Despite the fact that the media has been discussing the story for about three or four weeks I had not yet gotten a chance to write on this issue. I figured before delving into an issue that was inevitably less critical I should address the concerns of a reserve in Northern Ontario.
A few months ago I started following Charlie Angus (NDP MP – Timmins-James Bay) on Twitter. Not long after the May election I recall he began tweeting about the terrible conditions on a reserve in Northern Ontario. I looked at the pictures and read his comments. I don’t think I had an appreciation of the problems in the north. I suppose I should say honestly that familiarity bred contempt, or more accurately indifference.
Any quick Google search will reveal a plethora of images and articles on the Attawapiskat. The issue confronting this remote reserve is similar to many across the near-north: chronic housing problems, sanitation, health, a dismal economy, and poor governance.
It has bothered me how political this story has become so quickly. Obviously the Loyal Opposition wants to demonstrate the heartlessness of the federal government, and the government wants to defend its own record, but this partisanship ignores the fundamental humanitarian crisis occurring on the reserve. It’s December, and at this time of year we tend to open our wallets. If you are interested in making a donation or contribution you can look at this article in the Globe and Mail.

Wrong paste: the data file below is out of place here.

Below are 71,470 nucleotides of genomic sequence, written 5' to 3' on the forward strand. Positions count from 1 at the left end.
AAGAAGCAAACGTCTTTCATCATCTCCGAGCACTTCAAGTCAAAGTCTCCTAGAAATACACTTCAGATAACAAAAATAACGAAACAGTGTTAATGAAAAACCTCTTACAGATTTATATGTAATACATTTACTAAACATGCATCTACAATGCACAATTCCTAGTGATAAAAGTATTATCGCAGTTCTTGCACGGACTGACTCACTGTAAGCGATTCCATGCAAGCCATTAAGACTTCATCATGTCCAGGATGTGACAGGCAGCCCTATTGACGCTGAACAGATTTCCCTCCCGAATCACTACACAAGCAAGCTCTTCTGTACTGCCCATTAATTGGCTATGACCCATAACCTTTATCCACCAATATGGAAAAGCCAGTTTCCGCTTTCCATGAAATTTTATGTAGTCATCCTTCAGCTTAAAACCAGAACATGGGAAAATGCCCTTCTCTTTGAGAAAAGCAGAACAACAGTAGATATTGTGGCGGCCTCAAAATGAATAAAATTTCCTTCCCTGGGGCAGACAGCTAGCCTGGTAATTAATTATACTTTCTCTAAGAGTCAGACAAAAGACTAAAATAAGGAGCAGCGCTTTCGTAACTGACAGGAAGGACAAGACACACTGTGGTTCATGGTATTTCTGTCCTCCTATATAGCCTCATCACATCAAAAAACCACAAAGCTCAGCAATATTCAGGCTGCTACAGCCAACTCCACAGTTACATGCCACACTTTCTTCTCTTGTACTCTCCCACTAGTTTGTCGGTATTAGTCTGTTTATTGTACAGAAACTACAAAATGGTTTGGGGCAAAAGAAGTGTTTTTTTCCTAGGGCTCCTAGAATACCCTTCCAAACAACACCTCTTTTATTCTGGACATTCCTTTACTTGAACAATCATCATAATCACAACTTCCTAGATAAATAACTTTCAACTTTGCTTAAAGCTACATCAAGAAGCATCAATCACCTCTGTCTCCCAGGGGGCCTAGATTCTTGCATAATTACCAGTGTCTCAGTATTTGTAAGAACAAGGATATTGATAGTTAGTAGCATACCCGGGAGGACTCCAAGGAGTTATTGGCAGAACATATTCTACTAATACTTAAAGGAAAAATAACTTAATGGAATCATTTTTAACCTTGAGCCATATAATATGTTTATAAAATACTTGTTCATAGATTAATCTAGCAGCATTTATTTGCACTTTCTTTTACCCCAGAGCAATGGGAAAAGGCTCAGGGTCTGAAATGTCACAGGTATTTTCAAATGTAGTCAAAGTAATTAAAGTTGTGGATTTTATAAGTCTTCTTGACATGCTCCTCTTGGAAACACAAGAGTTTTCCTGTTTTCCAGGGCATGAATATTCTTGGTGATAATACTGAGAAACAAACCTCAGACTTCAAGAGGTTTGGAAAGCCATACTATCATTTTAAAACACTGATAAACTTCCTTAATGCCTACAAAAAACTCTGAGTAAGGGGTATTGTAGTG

I am embarrassed by the federal government’s reaction to the crisis in Attawapiskat. Prime Minister Stephen Harper has refused to visit the reserve, and will only be meeting with Aboriginal leaders for the first time on this coming Thursday. I do not understand the lack of action by the federal government. Even if you disagree with the calls for substantial investment in Attawapiskat and other reserves, there is no reason that emergency actions should not be taken. Attawapiskat should be evacuated and its people taken from the dangerous conditions present there.
The third-party representative sent by the federal government has been sent packing, and for good reason. The Conservative government needs to take direct responsibility for the conditions on this reserve. If they will not the public has to step up and demand action, and offer their support. These conditions are unacceptable, and we can address the larger implications for Aboriginal policy after that the initial crisis has passed.